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The indigenous spirituality of Africa is multifaceted, and has had a major influence on the culture, art, philosophy and several other aspects of daily living of its people. 80% of African population identify as either Christian or Muslim today. Nevertheless, traditional beliefs and practices continue to play significant roles in society. Indigenous African religions are very diverse and often not strictly monotheistic or polytheistic. There is a multiplicity of ways each of these religions has conceived of the ideas of deities, gods and spirit beings. They tend to be ethnically centered in different regions. They have heavy bearings on the politics, dress, art, diet, health, language, music, dance and rituals of the people of these particular regions.


The Yoruban religion is ethnic to Southwestern Nigeria. The beliefs characteristic to Yoruban spirituality are as follows:

  • Followers of this religion believe the cosmos to be divided into Orun (the sky) and Aiye (the earth).
  • The sky is the realm where Olodumare, the High God, Orisha (deities), and the ancestors dwell.
  • The High God is the creator whereas the deities are believed to have transferred humans to the earth where the latter dwell.
  • Yoruban people believe that the deceased members of their families play active roles in their lives and look up to them for fortune, advice and honor. Some people even consider ancestors to be equal in power to the Orisha. Families maintain the shrines of their ancestors in veneration.
  • The duty of Yoruban priests and priestesses is to act as mediators between the people, the Orisha and their ancestors.
  • The Yoruba diviner is called the Babalawo. He consults the Ifa, an extensive literary body of information that covers medicine, science, metaphysics and cosmology- to find solutions to the problems of the people and society in general.

The Yoruba speak a tonal language. This means that the same word can mean different things based on the pitch of the vowels. Yoruban society is organized into clans, each of whose members has a common ancestor. Descent is of patrilineal type – each son and daughter belongs to the clan of the father. Each clan resides in a compound whose head is the Bale, who is generally the eldest male in the clan. Polygamy is common among Yoruba families and the husband is expected to treat all his wives equally.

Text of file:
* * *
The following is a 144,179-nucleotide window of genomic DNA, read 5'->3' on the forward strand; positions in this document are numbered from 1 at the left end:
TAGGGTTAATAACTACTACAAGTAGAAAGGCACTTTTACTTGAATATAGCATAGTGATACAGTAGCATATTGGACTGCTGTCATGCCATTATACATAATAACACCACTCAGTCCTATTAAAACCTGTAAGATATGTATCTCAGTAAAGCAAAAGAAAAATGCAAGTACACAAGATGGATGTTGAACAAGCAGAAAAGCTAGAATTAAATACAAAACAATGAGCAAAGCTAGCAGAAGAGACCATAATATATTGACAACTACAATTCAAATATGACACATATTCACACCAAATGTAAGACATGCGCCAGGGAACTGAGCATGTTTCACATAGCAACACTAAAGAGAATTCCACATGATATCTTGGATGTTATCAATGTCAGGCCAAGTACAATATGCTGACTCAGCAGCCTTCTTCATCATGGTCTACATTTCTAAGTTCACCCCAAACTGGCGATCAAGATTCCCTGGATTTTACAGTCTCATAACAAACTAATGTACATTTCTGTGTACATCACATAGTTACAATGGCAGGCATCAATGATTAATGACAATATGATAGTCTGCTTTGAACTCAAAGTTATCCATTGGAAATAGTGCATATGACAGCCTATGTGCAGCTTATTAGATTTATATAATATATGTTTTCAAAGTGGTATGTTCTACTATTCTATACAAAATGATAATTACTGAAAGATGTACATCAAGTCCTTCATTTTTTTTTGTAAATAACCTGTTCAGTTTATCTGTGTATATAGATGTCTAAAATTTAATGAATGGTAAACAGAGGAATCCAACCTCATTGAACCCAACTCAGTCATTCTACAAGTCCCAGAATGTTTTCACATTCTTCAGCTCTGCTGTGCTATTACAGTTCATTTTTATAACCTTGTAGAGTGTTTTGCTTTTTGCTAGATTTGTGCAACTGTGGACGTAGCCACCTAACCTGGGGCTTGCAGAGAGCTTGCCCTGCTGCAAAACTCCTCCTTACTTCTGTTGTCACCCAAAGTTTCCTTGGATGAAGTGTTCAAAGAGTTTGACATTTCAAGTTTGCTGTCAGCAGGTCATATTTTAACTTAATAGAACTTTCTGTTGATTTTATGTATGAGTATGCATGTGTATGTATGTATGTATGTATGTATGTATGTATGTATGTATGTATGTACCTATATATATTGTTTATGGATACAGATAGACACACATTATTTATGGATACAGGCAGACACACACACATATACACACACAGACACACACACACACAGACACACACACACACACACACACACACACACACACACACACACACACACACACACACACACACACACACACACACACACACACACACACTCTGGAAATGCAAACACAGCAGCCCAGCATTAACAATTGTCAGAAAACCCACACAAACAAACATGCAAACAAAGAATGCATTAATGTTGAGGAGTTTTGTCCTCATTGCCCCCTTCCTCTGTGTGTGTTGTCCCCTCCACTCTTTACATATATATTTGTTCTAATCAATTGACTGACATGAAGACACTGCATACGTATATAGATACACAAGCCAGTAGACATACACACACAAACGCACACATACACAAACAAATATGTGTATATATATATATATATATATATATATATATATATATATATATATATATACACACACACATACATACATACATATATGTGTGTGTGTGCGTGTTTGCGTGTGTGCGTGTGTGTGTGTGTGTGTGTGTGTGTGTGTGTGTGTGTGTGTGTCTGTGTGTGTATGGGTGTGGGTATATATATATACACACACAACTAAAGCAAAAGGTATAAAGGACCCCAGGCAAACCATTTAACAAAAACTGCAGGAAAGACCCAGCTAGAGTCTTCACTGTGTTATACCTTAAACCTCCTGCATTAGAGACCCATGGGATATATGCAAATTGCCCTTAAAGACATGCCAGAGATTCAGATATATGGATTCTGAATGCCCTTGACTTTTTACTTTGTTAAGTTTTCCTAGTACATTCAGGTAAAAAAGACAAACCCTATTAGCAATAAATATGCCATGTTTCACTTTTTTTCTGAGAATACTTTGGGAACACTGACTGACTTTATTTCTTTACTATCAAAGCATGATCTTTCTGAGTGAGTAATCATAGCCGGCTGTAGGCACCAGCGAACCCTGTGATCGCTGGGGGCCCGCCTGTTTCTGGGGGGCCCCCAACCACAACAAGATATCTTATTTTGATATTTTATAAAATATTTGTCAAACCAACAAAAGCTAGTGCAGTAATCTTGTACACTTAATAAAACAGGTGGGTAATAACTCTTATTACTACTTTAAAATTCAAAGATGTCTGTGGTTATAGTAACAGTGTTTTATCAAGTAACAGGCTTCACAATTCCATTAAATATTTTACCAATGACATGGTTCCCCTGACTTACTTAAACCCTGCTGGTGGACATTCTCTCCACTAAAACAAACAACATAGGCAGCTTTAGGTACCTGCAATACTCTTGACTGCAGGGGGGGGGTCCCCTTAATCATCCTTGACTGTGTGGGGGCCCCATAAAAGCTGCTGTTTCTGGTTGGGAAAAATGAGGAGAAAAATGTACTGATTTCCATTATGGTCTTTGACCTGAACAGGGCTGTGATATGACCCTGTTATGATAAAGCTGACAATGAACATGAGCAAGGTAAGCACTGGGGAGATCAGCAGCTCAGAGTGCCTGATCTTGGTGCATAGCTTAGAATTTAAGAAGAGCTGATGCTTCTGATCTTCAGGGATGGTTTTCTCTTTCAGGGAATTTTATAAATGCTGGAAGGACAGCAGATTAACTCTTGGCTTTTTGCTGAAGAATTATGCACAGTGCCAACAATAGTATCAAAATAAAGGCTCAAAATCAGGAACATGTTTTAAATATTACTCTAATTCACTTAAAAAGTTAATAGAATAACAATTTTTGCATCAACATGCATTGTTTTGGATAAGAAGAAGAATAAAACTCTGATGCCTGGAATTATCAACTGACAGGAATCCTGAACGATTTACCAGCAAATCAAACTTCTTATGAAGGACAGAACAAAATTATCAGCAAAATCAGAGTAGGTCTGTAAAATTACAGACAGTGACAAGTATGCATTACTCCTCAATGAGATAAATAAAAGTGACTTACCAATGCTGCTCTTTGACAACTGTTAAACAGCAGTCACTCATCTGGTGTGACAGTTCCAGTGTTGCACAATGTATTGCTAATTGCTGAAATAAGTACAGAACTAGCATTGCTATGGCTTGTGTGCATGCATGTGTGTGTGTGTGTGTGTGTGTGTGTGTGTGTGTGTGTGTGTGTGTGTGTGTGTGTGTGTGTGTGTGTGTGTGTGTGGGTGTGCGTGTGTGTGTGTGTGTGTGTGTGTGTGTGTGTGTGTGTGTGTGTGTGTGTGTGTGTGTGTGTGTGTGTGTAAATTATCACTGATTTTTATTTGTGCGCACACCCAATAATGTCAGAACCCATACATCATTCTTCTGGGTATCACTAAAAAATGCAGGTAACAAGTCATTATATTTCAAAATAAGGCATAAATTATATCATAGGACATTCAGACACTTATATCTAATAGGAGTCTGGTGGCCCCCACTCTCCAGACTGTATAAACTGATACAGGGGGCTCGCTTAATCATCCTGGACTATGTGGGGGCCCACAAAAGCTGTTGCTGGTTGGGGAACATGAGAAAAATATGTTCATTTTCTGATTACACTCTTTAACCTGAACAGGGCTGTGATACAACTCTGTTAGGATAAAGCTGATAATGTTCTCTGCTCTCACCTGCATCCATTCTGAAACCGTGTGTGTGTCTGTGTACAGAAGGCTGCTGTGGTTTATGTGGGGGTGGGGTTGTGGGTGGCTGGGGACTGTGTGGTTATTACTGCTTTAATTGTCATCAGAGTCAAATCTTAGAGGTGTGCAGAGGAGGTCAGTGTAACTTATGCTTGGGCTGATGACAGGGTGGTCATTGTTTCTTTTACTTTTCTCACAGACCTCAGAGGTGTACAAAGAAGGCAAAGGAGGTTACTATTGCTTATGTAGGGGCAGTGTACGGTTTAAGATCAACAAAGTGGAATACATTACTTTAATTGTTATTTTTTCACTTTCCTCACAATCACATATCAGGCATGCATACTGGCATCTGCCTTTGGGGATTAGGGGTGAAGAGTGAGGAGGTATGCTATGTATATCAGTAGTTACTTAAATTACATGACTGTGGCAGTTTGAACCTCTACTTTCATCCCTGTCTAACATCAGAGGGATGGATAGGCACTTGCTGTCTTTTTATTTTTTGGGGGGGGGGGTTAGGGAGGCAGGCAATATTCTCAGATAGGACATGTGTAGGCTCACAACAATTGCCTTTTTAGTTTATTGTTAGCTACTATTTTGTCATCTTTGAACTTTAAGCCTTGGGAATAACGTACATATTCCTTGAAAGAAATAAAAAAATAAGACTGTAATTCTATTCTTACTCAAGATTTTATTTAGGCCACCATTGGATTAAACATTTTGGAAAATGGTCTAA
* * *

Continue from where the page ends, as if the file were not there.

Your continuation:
The Yoruba circumcise their male and female newborns in their first month. Marriages are arranged after the man negotiates with the woman’s father. Once approved, the groom must give “bride wealth” to the bride’s family. The Yoruba believe in rebirth and many of the rituals associated with burial are made with the hope that the deceased is reborn. A grave is dug on the floor of the room where the deceased lived. After burial, close relatives in the clan feast for a specified period.


The Zulu call themselves the “People of the Heavens”, and are ethnic to southern Africa.

  • The Zulu believe in a supernatural being called Unkulunkulu who is supposed to have “sprang out of a bed of reeds” and then created the world.
  • Human beings are believed to have an umzimba (body) and an idlozi (spirit). In addition, there is the inhliziyo (heart or emotion), the ingqondo (brain or mind) and isithunzi (personality).
  • The Zulu that once the ukubiyasa ceremony is performed after death, the isithunzi becomes one with the ancestral spirit.
  • Like the Yoruba, the Zulu look up to their ancestors for guidance and favors. Ancestors are believed to have control over the forces of nature and are consulted before all major events.
  • Sacrifice is the bridge between people and their ancestors. It is ritually made to the ancestors while looking for favors or in gratitude for blessings. The ukubonga sacrifice is carried out when something good has happened. For instance, it is done when a sickness is cured, when there is plenty of food or when a boy reaches puberty. The ukuthetha sacrifice is made when something goes wrong. For example, this sacrifice is made when someone dies unexpectedly, when there is scarcity of food or when their members are persecuted by outsiders. Cattle or goats are usually sacrificed according to protocol.
  • The Zulu traditionally use magic. Diviners and herbalists are commonly sought by people to explain events that are beyond their understanding.
  • The philosophy of Ubuntu originated among the Zulu people. It translates to “I am, because you are”. It emphasizes

the qualities of humaneness, generosity, hospitality and gentleness. People were to strive for these qualities for the construction and maintenance of a good society.